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London fog: A century of pollution and mortality, 1866-1965

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  • Walker Hanlon

    (NYU Stern School of Business)

Abstract

"This study provides new evidence on the impact of air pollution in London over the century from 1866-1965. To identify weeks with elevated pollution levels I use new data tracking the timing of London’s famous fog events, which trapped emissions in the city. These events are compared to detailed new weekly mortality data. My results show that acute pollution exposure due to fog events accounted for at least one out of every 200 deaths in London during this century. I provide evidence that the presence of infectious diseases of the respiratory system, such as measles and tuberculosis, increased the mortality effects of pollution. As a result, success in reducing the infectious diseases burden in London in the 20th century reduced the impact of pollution exposure and shifted the distribution of pollution effects across age groups."

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  • Walker Hanlon, 2018. "London fog: A century of pollution and mortality, 1866-1965," Working Papers 18019, Economic History Society.
  • Handle: RePEc:ehs:wpaper:18019
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    Cited by:

    1. Alastair Ball, 2018. "Hidden Costs of the Great London Smog: Evidence from Missing Births," Economics Bulletin, AccessEcon, vol. 38(4), pages 1823-1830.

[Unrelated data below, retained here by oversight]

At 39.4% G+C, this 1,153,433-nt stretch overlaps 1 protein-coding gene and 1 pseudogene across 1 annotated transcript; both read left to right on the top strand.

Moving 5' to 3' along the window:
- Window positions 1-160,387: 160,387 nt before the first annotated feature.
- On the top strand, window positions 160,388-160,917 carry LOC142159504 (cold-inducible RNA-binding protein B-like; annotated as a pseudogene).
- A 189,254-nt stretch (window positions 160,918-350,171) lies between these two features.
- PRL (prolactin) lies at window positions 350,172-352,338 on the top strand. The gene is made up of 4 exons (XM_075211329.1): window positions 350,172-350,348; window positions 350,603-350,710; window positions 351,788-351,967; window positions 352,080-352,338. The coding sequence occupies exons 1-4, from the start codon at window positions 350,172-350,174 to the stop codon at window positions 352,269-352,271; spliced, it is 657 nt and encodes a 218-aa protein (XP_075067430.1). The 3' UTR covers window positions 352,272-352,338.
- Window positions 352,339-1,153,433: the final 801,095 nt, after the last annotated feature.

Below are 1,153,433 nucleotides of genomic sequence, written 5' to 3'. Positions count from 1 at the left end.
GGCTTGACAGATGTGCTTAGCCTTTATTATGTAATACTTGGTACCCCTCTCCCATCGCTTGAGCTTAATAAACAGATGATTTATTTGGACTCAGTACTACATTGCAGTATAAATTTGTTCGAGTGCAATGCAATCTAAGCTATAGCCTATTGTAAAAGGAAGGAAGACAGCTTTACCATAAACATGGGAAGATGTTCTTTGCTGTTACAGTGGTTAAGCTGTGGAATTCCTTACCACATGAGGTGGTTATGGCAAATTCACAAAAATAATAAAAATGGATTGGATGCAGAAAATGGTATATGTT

2. Stephanie von Hinke & Emil N. S{o}rensen, 2022. "The Long-Term Effects of Early-Life Pollution Exposure: Evidence from the London Smog," Papers 2202.11785, arXiv.org.
    3. Hanlon, W. Walker & Hansen, Casper Worm & Kantor, Jake, 2021. "Temperature, Disease, and Death in London: Analyzing Weekly Data for the Century from 1866 to 1965," The Journal of Economic History, Cambridge University Press, vol. 81(1), pages 40-80, March.
    4. Karen Clay & Joshua A. Lewis & Edson R. Severnini & Xiao Wang, 2020. "The Value of Health Insurance during a Crisis: Effects of Medicaid Implementation on Pandemic Influenza Mortality," NBER Working Papers 27120, National Bureau of Economic Research, Inc.
    5. Brian Beach & Karen Clay & Martin Saavedra, 2022. "The 1918 Influenza Pandemic and Its Lessons for COVID-19," Journal of Economic Literature, American Economic Association, vol. 60(1), pages 41-84, March.
    6. Schneider, Eric B., 2021. "The effect of nutritional status on historical infectious disease morbidity: evidence from the London Foundling Hospital, 1892-1919," Economic History Working Papers 111030, London School of Economics and Political Science, Department of Economic History.
    7. Clay, Karen & Lewis, Joshua & Severnini, Edson, 2019. "What explains cross-city variation in mortality during the 1918 influenza pandemic? Evidence from 438 U.S. cities," Economics & Human Biology, Elsevier, vol. 35(C), pages 42-50.
    8. W Walker Hanlon, 2020. "Coal Smoke, City Growth, and the Costs of the Industrial Revolution," The Economic Journal, Royal Economic Society, vol. 130(626), pages 462-488.

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